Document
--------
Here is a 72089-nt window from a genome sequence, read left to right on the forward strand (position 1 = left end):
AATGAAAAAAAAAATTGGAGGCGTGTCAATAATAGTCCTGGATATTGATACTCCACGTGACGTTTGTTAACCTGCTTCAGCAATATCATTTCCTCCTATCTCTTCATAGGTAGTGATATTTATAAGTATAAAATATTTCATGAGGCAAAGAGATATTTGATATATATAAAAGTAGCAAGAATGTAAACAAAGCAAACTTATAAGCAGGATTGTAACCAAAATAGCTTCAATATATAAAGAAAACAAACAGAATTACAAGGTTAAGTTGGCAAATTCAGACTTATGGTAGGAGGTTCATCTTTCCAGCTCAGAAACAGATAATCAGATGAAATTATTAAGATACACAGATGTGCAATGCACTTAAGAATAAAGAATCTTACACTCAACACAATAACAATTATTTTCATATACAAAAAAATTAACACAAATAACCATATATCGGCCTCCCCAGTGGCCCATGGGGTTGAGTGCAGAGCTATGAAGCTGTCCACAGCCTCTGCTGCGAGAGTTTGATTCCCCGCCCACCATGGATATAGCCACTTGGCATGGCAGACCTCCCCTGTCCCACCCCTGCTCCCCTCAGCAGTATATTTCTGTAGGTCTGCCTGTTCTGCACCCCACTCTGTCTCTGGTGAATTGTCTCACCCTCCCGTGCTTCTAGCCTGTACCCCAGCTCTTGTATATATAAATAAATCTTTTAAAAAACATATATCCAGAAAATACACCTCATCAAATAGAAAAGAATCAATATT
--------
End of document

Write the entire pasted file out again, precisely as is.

Here is a 72089-nt window from a genome sequence, read left to right on the forward strand (position 1 = left end):
AATGAAAAAAAAAATTGGAGGCGTGTCAATAATAGTCCTGGATATTGATACTCCACGTGACGTTTGTTAACCTGCTTCAGCAATATCATTTCCTCCTATCTCTTCATAGGTAGTGATATTTATAAGTATAAAATATTTCATGAGGCAAAGAGATATTTGATATATATAAAAGTAGCAAGAATGTAAACAAAGCAAACTTATAAGCAGGATTGTAACCAAAATAGCTTCAATATATAAAGAAAACAAACAGAATTACAAGGTTAAGTTGGCAAATTCAGACTTATGGTAGGAGGTTCATCTTTCCAGCTCAGAAACAGATAATCAGATGAAATTATTAAGATACACAGATGTGCAATGCACTTAAGAATAAAGAATCTTACACTCAACACAATAACAATTATTTTCATATACAAAAAAATTAACACAAATAACCATATATCGGCCTCCCCAGTGGCCCATGGGGTTGAGTGCAGAGCTATGAAGCTGTCCACAGCCTCTGCTGCGAGAGTTTGATTCCCCGCCCACCATGGATATAGCCACTTGGCATGGCAGACCTCCCCTGTCCCACCCCTGCTCCCCTCAGCAGTATATTTCTGTAGGTCTGCCTGTTCTGCACCCCACTCTGTCTCTGGTGAATTGTCTCACCCTCCCGTGCTTCTAGCCTGTACCCCAGCTCTTGTATATATAAATAAATCTTTTAAAAAACATATATCCAGAAAATACACCTCATCAAATAGAAAAGAATCAATATT